Laying the foundations

Al Jalila Foundation is pioneering medical innovation in the UAE with a new medical research centre in Dubai

It promises to put Dubai on the map as a world-class centre for medical discoveries.

Plans have been drawn up by the Al Jalila Foundation, a charitable organisation championing medical innovation, for a new 10-storey research centre to be built within two years with aims to attract 100 scientists from around the globe.

A plot has already been earmarked between the Mohammed Bin Rashid Academic Medical Centre and the proposed 400-bed teaching University Hospital.

And while the first clod of earth has yet to be dug in this patch of Dubai Healthcare City, work has begun on a new medical research centre, which is groundbreaking in every respect, from the innovative nature of its scientific pursuits to the accountable structure of the new venture.

Their primary focus will be to find new ways to combat five major killers and conditions in the UAE, with the potential to have an impact on treatment around the world. Those conditions include obesity, diabetes, cardiovascular diseases, cancer and mental health problems.

“This is to put Dubai on the map of research, development and healthcare,” says Dr Abdulkareem al Olama, the chief executive of Al Jalila Foundation.

“In everything else, Dubai and the UAE are on top, whether it is roads, airports or finance – except when it comes to research and development. These are areas of improvement.

“We cannot say we are like the United States but Dubai and the UAE are perfectly situated to be a medical destination centre for health.”

Al Jalila was founded a year ago by Sheikh Mohammed Bin Rashid Al Maktoum, the Ruler of Dubai, and named after his seven-year-old daughter Jalila.

Earlier this year, he visited the foundation’s current headquarters in Healthcare City with his daughter to view designs for the ambitious scheme.

Once the building goes up, with contractors set to start digging this year, three or four floors will be dedicated to the research centre while the rest of the building will be leased as a commercial venture.

While the foundation has already raised the Dh100 million needed to build the centre in the first place, thanks to generous donors and fundraising events (the Al Rostamani family alone gave Dh10 million) its managers hope it will be self-sustaining and are banking on tenants and donations to keep filling its coffers so they can maintain research projects.

“Research is costly,” says professor Sehamuddin Galadari, chairman of the organisation’s scientific advisory committee.

“No one should be fooled into thinking you can do research on peanuts but the return on that investment is immense, even if you only take it on face value in terms of social, economic, business, societal, psychological and health.”

Persuading the UAE’s population to see the long-term benefits of donating to research has been a battle, admits Dr Olama. While giving money to schools and hospitals shows an immediate and highly visible return, it takes a more long-term vision to see how funding scientific development will help a greater number of people in the long run.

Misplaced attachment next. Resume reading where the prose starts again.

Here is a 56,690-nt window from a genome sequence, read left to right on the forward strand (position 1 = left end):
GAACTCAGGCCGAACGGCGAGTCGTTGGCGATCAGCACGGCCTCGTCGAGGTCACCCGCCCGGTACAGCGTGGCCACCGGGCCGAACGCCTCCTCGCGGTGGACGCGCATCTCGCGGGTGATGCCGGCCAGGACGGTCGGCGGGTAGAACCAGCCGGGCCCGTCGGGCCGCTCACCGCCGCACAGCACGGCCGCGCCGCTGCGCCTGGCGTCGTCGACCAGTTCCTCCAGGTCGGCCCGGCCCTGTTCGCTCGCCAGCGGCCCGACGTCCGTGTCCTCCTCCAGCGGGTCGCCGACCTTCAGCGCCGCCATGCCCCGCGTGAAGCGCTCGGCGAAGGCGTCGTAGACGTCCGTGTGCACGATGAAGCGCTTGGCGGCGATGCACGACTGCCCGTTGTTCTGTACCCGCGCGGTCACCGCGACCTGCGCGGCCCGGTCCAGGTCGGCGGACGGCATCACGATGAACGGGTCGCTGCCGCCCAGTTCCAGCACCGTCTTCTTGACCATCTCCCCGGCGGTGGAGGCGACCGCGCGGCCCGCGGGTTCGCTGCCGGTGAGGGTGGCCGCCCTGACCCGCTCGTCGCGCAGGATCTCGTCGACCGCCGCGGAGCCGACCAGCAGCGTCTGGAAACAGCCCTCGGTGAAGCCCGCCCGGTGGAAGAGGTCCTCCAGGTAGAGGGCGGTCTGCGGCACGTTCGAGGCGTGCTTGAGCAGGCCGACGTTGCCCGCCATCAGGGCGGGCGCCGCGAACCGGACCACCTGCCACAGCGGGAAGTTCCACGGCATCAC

“Tell me about it,” sighs the chief executive.

“It is hard as people want to see results immediately but we have managed to do a shift in their minds from paying money to hospitals or schools to paying for research. The community is maturing.”

The foundation has three main focus areas, education, treatment and research. While 70 per cent of its funds will be dedicated to research programmes, 20 per cent will be put aside for teaching purposes to give UAE nationals the chance to learn from world-class experts while the remaining 10 per cent will go toward healthcare for those who cannot afford it, primarily targeting children born with congenital deformities and disabilities.

Al Jalila has already covered the costs of youngsters needing cochlear implants, cancer patients and initiatives helping children with autism and their families. And they partnered with the charity Sentebale, fronted by Britain’s Prince Harry, to help children diagnosed as HIV positive in Lesotho. An astonishing Dh4 million was raised during a dinner hosted by the prince in Dubai last year and ground has already been broken for a children’s centre.

But paying for treatment is a small part of Al Jalila’s mission. Its primary goal is to bring in world renowned scientists and researchers and to raise standards of medical research within the UAE.

To that end, the foundation aims to be accountable, with a board of directors and trustees in place, chaired by the businesswoman Raja Easa al Gurg and the chairman of Emirates airline Sheikh Ahmed bin Saeed al Maktoum respectively, as well as an independent audit by the international firm Deloitte to ensure greater transparency.

Meanwhile a pot of Dh8 million will get the ball rolling in September, with seed grants of up to Dh300,000 for researchers worldwide who want to investigate health-related issues in the UAE, fellowships for Emirati biomedical professionals who want to study abroad and funding for student research placements of up to three months.

“We are hoping this will encourage the community to understand the opportunities that lie ahead of us and be wise enough to put their money where our mouths are to invest in biomedical research,” says Prof Galadari.